Saturday, September 23, 2017

Clean Air Act Digest, 8.6.13

Clean Air Act Digest




On Thursday, August 1, before the Senate left for the August in-district work period, Senate Majority Leader Reid moved to the Shaheen-Portman (S.1392) energy efficiency bill. This means that the Senate will likely take up debate on the legislation when they return in September. As we reported in the last Digest, Senators Shaheen (D-NH) and Portman (R-PA) put forward a bipartisan, consensus-based energy efficiency bill that will save consumers money and cut pollution. There were concerns that some in the Senate would try to hijack the bill and push anti-science, anti-health poison pill amendments aimed at the Environmental Protection Agency’s ability to cut dangerous carbon pollution. The community sent a letter to the Senate earlier several weeks ago, urging support for a clean bill. It will be important to continue advocating for a clean bill after recess.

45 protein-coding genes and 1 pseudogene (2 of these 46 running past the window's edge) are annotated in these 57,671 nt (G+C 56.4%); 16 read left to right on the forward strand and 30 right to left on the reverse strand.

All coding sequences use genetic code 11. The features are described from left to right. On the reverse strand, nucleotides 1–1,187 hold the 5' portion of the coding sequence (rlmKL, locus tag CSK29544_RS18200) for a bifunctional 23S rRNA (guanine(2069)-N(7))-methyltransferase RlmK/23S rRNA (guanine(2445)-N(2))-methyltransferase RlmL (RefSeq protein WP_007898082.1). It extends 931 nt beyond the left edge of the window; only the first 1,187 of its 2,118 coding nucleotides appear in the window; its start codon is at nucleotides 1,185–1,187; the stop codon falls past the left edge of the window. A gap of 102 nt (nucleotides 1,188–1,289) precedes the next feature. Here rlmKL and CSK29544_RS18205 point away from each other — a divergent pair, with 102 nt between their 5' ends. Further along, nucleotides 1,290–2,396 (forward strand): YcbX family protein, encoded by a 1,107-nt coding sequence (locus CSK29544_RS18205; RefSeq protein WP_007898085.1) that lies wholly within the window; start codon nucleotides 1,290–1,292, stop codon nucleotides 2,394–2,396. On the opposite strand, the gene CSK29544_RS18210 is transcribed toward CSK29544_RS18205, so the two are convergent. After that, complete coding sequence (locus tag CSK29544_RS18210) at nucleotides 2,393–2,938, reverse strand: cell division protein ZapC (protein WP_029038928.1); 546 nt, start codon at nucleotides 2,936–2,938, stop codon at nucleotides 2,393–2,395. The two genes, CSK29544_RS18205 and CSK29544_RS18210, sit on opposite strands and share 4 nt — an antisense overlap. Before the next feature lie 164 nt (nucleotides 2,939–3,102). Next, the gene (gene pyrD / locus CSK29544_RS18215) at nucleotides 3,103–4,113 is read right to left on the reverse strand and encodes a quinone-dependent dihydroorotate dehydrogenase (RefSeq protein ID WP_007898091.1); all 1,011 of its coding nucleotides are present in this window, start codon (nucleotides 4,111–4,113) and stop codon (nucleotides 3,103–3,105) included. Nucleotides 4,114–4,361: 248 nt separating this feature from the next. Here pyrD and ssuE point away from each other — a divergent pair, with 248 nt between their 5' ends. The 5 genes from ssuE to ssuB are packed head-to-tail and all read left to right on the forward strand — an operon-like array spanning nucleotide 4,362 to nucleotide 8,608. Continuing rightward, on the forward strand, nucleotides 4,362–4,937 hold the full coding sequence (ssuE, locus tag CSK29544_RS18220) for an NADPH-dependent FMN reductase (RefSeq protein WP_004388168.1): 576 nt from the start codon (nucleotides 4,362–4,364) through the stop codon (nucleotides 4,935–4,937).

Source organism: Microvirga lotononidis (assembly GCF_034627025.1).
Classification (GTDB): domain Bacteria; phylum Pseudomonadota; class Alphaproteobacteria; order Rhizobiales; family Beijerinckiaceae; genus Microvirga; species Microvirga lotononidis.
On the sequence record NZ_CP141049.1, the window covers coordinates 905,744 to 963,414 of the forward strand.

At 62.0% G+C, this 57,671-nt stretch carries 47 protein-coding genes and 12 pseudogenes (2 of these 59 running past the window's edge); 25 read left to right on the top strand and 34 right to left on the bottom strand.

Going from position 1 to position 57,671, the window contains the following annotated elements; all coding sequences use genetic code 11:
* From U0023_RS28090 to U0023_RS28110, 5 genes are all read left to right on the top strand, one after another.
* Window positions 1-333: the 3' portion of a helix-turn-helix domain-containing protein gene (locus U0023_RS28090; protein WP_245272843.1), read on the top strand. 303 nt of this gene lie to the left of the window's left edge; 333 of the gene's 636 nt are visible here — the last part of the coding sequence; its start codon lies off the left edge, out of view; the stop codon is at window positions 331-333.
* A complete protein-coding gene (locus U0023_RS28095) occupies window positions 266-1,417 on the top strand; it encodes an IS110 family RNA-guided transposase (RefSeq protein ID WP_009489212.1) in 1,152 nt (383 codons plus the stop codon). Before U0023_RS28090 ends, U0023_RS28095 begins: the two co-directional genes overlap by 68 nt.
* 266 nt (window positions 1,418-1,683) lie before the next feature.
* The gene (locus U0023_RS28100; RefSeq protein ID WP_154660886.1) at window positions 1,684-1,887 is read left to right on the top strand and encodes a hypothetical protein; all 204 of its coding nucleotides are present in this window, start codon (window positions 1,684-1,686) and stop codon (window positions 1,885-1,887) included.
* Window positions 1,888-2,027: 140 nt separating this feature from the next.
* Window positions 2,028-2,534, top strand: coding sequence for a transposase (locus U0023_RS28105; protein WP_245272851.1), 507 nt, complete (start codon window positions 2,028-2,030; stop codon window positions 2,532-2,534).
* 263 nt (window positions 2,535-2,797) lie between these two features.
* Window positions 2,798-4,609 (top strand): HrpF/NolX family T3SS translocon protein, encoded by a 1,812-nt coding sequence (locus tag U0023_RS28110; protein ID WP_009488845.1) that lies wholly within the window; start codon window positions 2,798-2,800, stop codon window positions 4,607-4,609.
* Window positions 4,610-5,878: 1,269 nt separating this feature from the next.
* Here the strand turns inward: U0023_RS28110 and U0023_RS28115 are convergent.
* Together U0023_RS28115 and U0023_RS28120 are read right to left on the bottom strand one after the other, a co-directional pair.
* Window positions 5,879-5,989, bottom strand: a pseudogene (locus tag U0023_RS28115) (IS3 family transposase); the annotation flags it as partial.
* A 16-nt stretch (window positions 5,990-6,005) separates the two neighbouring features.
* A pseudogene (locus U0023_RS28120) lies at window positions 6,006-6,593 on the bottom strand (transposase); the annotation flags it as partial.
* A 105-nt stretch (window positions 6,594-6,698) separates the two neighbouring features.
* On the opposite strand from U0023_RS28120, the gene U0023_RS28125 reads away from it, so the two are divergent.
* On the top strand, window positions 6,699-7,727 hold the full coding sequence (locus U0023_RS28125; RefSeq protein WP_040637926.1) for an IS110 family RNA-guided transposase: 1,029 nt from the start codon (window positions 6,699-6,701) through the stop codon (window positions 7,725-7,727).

Also on August 1, the House passed the Energy Consumers Relief Act (H.R. 1582) by a 232-181 vote, mostly along party lines. This bill eliminates federal responsibility to protect the public’s health and safety by disregarding many environmental, health and safety considerations. It also repeals EPA’s authority to finalize public health standards for clean air and clean water, transferring necessary authority to the Department of Energy–a different agency with a different mission. An amendment offered by Rep. Tim Murphy (R-PA), which would require the federal government to ignore the economic costs of climate change by prohibiting the use of the social cost of carbon (SCC), passed in a 234-178 vote. The SCC provides an estimate of the economic damages associated with a small increase in carbon dioxide emissions in a given year. See the community opposition letters to the amendment and the bill for more information.